Group lessons. Fun for beginners ages 4-11yrs. On Zoom.
We use the innovative group piano teaching method Keynotes. It includes multiple levels of challenges for every song, meaning that there is always something challenging and fun for every student in the group. Lessons take place on Zoom.
The teacher has two cameras, one showing her face, and another directly above the piano keyboard for demonstration.
You will need a laptop or iPad set up to the side of your piano/keyboard, showing both the student’s face and their hands at the keys.
Lessons are password protected and recorded. Teachers have a Working With Children Certificate (WWC).
Our curriculum is designed to ensure that all aspects of piano playing and general musicianship are fostered in a fun and inspiring way.
Workbooks based around a story or a theme make the pieces cohesive and give structure to learning about musical elements and compositions.
In our Little KeyNotes (for ages 4-5) and Principal KeyNotes Level 1 (beginners aged 6-11), all of our pieces are songs with lyrics that are based around the theme or story. Pitch notation is addressed in Levels 2 and 3.
The initial points of learning are based around the notes of the keyboard, finger numbers of right and left hands, hand posture, reading and using crotchets (quarter notes), minims (half notes) and quavers (eighth notes), describing music using terminology for pitch, tempo, dynamics and instrumentation. Once these learning aims are secure, pupils move onto pitch notation, first treble clef and then bass clef. They also learn to read and understand dynamics, articulation and tempo.
Lessons are structured as follows:
KeyListening At the start of each lesson we listen to music and pupils are asked to think about various aspects, such as where might it be played, what is the mood, what character might it represent etc. This introduces them to a wide range of musical styles and helps them describe their elements and characteristics.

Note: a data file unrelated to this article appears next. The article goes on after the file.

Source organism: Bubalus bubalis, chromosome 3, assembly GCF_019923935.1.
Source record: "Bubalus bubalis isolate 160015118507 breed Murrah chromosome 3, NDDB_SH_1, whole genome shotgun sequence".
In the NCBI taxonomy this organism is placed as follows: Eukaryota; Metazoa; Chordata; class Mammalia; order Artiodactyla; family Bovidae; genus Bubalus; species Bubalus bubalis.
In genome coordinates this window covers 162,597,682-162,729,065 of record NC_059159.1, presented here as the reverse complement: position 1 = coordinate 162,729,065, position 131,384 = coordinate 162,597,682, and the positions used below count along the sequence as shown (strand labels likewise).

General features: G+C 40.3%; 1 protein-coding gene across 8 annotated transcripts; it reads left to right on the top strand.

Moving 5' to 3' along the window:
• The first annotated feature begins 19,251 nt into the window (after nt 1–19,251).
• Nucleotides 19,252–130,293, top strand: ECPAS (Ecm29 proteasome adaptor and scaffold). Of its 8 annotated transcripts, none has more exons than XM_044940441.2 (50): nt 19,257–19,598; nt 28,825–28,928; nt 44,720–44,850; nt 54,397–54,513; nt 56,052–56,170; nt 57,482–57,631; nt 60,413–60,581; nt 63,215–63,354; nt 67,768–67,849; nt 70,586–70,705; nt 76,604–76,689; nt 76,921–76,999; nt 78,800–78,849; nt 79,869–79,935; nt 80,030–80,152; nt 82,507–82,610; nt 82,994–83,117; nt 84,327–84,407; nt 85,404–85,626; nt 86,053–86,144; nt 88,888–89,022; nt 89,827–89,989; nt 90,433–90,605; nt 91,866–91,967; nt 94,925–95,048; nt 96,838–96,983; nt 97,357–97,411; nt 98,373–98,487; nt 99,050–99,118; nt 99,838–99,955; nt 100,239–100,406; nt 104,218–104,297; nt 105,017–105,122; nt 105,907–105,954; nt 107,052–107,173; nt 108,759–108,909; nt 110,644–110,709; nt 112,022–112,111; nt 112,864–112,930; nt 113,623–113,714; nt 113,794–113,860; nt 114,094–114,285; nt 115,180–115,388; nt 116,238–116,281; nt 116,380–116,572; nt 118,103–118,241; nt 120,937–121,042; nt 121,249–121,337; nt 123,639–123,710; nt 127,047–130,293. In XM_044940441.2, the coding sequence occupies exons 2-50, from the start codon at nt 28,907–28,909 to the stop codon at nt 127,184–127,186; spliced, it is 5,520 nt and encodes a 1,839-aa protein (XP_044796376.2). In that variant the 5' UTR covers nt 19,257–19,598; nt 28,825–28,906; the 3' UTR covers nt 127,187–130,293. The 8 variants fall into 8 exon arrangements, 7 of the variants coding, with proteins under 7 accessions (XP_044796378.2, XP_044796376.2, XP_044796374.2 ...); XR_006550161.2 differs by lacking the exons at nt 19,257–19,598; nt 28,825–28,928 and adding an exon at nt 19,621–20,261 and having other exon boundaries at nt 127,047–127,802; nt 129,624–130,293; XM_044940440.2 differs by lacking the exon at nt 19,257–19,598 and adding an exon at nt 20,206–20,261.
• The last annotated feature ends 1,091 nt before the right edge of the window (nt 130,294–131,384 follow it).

KeyConcepts Every week students learn new concepts, such as how to read a particular note, how to find a note on the keyboard, or which notes a particular chord contains.
KeyNotes This is the main part of the lesson, where students can apply the concepts learnt in a practical task where they perform, compose, improvise and develop their keyboard skills. We hear each pupil perform at the end of each lesson.
KeyObjectives An important part of learning is for students to know what they are supposed to have achieved and whether they have achieved it! we recognise achievement.
Little KeyNotes Little KeyNotes workbooks are for students aged 4-5. They will have some prior knowledge of the letters of the alphabet (i.e. be able to sing the alphabet song and recognise some letters) and numbers 1-5.
Little KeyNotes children may start out trying to improvise and may not understand that the letters on the page are to be played on the keys that correlate to their names! However, after only a couple of lessons they should be able to follow the music.
The learning aims of the Little KeyNotes curriculum are:
- To identify the notes of the keyboard
- To clap and identify basic rhythms
- To clap in time to a piece of music
- To describe pictures/stories of listening extracts
- To compose short motifs for a theme
- To understand and using correct finger numbers
KeyNotes Foundations One
Students move onto Foundations One when they consistently meet the learning objectives for Storytellers. This may be after one Storytellers workbook or after three; each child works at their own pace.
The learning aims of the KeyNotes Foundations One curriculum are:
- To identify and read the notes of the treble clef stave
- To identify time signatures
- To use chords I and V to harmonise a melody
- To compare extracts by identifying similarities and differences using elements such as pitch, tempo, dynamics, rhythm and instrumentation
Points of learning running through all levels
In addition to each level’s learning aims, there are generic points of learning that run through all levels. They have been categorised as follows:
- Scales and scalic fingering
- Moving by step and by leap
- Melodic sequences
- Tonic notes
- Major/minor tonality
- Middle C
- Hand posture
- Finger exercises
- RH/LH playing – initially in octaves, then adding chords, and adding a written left hand with occasional left-hand melodies
- Listen for pitch, dynamics, timbre, instruments, tempo, rhythm, structure, texture
- Identifying cadences
- Singing back short melodies
- Clapping the pulse of music
- Basic pitch and rhythm dictation
- Clapping/playing back short rhythms/melodies